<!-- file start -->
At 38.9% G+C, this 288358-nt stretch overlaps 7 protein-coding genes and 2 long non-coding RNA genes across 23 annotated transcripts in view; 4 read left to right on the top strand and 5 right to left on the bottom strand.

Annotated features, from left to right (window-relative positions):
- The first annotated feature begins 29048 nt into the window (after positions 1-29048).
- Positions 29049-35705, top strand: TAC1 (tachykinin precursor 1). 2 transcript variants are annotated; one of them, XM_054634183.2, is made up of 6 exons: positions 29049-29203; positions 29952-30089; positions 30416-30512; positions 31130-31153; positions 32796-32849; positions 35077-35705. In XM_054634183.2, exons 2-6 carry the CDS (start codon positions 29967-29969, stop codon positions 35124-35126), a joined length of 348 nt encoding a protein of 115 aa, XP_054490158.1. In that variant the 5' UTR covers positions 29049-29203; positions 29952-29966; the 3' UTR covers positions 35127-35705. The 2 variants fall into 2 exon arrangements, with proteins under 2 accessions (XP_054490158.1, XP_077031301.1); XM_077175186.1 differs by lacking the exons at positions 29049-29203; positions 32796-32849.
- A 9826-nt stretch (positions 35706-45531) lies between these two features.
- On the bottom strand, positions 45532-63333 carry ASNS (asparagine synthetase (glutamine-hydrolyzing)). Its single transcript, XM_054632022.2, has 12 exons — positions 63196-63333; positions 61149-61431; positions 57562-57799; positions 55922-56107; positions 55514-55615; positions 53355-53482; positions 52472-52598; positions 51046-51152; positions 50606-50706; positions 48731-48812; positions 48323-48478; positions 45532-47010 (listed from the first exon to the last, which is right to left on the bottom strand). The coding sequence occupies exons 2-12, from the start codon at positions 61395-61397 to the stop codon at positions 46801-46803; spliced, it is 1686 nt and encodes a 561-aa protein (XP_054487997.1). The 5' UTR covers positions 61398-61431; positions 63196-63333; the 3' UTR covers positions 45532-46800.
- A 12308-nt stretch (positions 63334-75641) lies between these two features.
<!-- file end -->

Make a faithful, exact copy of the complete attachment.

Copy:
At 38.9% G+C, this 288358-nt stretch overlaps 7 protein-coding genes and 2 long non-coding RNA genes across 23 annotated transcripts in view; 4 read left to right on the top strand and 5 right to left on the bottom strand.

Annotated features, from left to right (window-relative positions):
- The first annotated feature begins 29048 nt into the window (after positions 1-29048).
- Positions 29049-35705, top strand: TAC1 (tachykinin precursor 1). 2 transcript variants are annotated; one of them, XM_054634183.2, is made up of 6 exons: positions 29049-29203; positions 29952-30089; positions 30416-30512; positions 31130-31153; positions 32796-32849; positions 35077-35705. In XM_054634183.2, exons 2-6 carry the CDS (start codon positions 29967-29969, stop codon positions 35124-35126), a joined length of 348 nt encoding a protein of 115 aa, XP_054490158.1. In that variant the 5' UTR covers positions 29049-29203; positions 29952-29966; the 3' UTR covers positions 35127-35705. The 2 variants fall into 2 exon arrangements, with proteins under 2 accessions (XP_054490158.1, XP_077031301.1); XM_077175186.1 differs by lacking the exons at positions 29049-29203; positions 32796-32849.
- A 9826-nt stretch (positions 35706-45531) lies between these two features.
- On the bottom strand, positions 45532-63333 carry ASNS (asparagine synthetase (glutamine-hydrolyzing)). Its single transcript, XM_054632022.2, has 12 exons — positions 63196-63333; positions 61149-61431; positions 57562-57799; positions 55922-56107; positions 55514-55615; positions 53355-53482; positions 52472-52598; positions 51046-51152; positions 50606-50706; positions 48731-48812; positions 48323-48478; positions 45532-47010 (listed from the first exon to the last, which is right to left on the bottom strand). The coding sequence occupies exons 2-12, from the start codon at positions 61395-61397 to the stop codon at positions 46801-46803; spliced, it is 1686 nt and encodes a 561-aa protein (XP_054487997.1). The 5' UTR covers positions 61398-61431; positions 63196-63333; the 3' UTR covers positions 45532-46800.
- A 12308-nt stretch (positions 63334-75641) lies between these two features.